European authorities have vowed to crack down on firms embellishing their environmental credentials after an EU-wide consumer probe found almost half (42%) of websites and shopping portals contained false or deceptive claims.
The European Commission, in conjunction with the Consumer Protection Cooperation (CPC) network, carries out annual 'sweeps' on various issues that could be damaging to consumers, and in November it set its sights on investigating and assessing green claims in various business sectors.
So-called 'greenwashing' is the process of conveying a false impression or providing misleading information about how a company's products are more environmentally sound.
To join #EUGreenPledge companies must commit to concrete actions in at least 3/5 core areas:— EU Consumer Affairs (@EU_Consumer) January 25, 2021
1⃣ calculating the carbon footprint of the company
2⃣ calculating the carbon footprint of selected flagship products
3⃣ increasing the sale of sustainable products or services
Greenwashing is considered an unsubstantiated claim to deceive consumers into believing that a company's products are environmentally friendly.
Sweeps conducted by the authorities over the past 20 years have included a focus on websites selling air tickets, ring tones for mobile phones, electronic goods, tickets for cultural and sports events, consumer credit, digital content, travel services, and guarantees in consumer electronics.
Comparison tools in the travel sector led to action in 2016, while sweeps on consumer scams related to the Covid-19 pandemic were a focus last year.
The latest sweep assessed 344 sustainability claims, primarily made by EU traders, aimed at consumers mainly on web stores, but also on traders’ websites.
The sweep primarily looked at various business sectors including textiles, garments, and shoes, followed by cosmetics, personal care goods, and household equipment.
It was revealed that in almost half of the cases, authorities had at least a reason to believe that the claim may be false or deceptive and potentially could be qualified as an unfair commercial practice.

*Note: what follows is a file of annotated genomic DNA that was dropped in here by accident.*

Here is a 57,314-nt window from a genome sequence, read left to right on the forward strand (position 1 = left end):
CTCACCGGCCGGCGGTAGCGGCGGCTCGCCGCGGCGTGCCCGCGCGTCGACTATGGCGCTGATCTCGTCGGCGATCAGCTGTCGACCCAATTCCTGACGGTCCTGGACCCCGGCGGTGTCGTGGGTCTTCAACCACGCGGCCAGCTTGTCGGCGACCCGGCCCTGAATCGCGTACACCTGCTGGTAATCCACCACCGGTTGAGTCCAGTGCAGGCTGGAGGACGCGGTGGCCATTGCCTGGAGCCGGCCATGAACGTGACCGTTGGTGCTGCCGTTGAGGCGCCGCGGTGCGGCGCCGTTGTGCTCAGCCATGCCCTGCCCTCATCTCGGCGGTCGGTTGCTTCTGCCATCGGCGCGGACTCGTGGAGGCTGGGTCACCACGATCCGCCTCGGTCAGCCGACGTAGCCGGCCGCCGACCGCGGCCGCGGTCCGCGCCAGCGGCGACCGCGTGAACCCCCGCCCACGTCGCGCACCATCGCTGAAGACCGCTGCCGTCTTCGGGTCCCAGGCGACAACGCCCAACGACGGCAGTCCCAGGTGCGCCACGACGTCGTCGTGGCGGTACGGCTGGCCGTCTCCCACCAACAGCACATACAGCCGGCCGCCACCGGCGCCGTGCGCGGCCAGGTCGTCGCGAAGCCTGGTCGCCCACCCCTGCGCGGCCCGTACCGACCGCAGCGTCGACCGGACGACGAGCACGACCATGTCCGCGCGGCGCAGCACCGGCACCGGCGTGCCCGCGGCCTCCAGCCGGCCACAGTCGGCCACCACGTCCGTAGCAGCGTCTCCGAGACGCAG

CPC authorities looked at what information was easily available to consumers to check the claim and how the claims were presented.
- In 57.5% of cases, CPC authorities did not consider that the trader provided sufficient information which would allow to assess the claim’s accuracy.
- In 37% of cases, CPC authorities considered that the claim included vague statements such as “environmental friendly”, “eco-friendly”, or “sustainable” which aimed to convey the impression to consumers that a product or a trader’s activity had no negative impact, or only a positive impact, on the environment.
- In 59% of cases (198 cases), CPC authorities found that the trader had not provided a qualification or other evidence to support its claim in an easily accessible way.
There were also brazen lies told by a small number of websites, suggesting that the good or service had been approved, endorsed or authorised by a public or private body when it has not been.
⚡️#FlashbackFriday to November 2020 when we presented our #NewConsumerAgenda— EU Consumer Affairs (@EU_Consumer) January 29, 2021
The #EUGreenPledge ♻️ which @dreynders presented earlier this week, is the first initiative delivered under this agenda.
EU justice commissioner Didier Reynders said: “More and more people want to live a green life, and I applaud companies that strive to produce eco-friendly products or services.
"However, there are also unscrupulous traders out there, who pull the wool over consumers' eyes with vague, false or exaggerated claims. The Commission is fully committed to empowering consumers in the green transition and fighting greenwashing."